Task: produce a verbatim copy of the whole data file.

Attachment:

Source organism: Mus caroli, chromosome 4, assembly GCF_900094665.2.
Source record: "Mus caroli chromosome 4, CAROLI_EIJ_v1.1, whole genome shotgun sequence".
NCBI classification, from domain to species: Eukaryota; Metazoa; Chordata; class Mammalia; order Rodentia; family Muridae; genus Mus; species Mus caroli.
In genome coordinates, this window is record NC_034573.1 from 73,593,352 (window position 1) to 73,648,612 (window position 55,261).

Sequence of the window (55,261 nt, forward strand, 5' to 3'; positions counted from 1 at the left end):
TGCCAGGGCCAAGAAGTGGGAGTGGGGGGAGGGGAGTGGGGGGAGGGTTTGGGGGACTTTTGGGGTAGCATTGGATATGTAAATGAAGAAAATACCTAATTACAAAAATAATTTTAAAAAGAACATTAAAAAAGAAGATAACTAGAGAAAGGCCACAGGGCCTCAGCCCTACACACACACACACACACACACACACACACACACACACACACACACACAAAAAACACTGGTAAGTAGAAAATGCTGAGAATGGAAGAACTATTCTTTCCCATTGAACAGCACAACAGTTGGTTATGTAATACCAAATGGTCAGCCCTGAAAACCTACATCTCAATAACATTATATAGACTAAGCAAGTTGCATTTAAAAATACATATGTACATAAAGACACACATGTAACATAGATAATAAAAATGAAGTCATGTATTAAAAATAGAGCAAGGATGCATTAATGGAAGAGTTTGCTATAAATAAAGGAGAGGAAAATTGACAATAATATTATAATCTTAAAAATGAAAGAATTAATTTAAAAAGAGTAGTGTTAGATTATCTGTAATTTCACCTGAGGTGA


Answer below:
Source organism: Mus caroli, chromosome 4, assembly GCF_900094665.2.
Source record: "Mus caroli chromosome 4, CAROLI_EIJ_v1.1, whole genome shotgun sequence".
NCBI classification, from domain to species: Eukaryota; Metazoa; Chordata; class Mammalia; order Rodentia; family Muridae; genus Mus; species Mus caroli.
In genome coordinates, this window is record NC_034573.1 from 73,593,352 (window position 1) to 73,648,612 (window position 55,261).

Sequence of the window (55,261 nt, forward strand, 5' to 3'; positions counted from 1 at the left end):
TGCCAGGGCCAAGAAGTGGGAGTGGGGGGAGGGGAGTGGGGGGAGGGTTTGGGGGACTTTTGGGGTAGCATTGGATATGTAAATGAAGAAAATACCTAATTACAAAAATAATTTTAAAAAGAACATTAAAAAAGAAGATAACTAGAGAAAGGCCACAGGGCCTCAGCCCTACACACACACACACACACACACACACACACACACACACACACACACACAAAAAACACTGGTAAGTAGAAAATGCTGAGAATGGAAGAACTATTCTTTCCCATTGAACAGCACAACAGTTGGTTATGTAATACCAAATGGTCAGCCCTGAAAACCTACATCTCAATAACATTATATAGACTAAGCAAGTTGCATTTAAAAATACATATGTACATAAAGACACACATGTAACATAGATAATAAAAATGAAGTCATGTATTAAAAATAGAGCAAGGATGCATTAATGGAAGAGTTTGCTATAAATAAAGGAGAGGAAAATTGACAATAATATTATAATCTTAAAAATGAAAGAATTAATTTAAAAAGAGTAGTGTTAGATTATCTGTAATTTCACCTGAGGTGA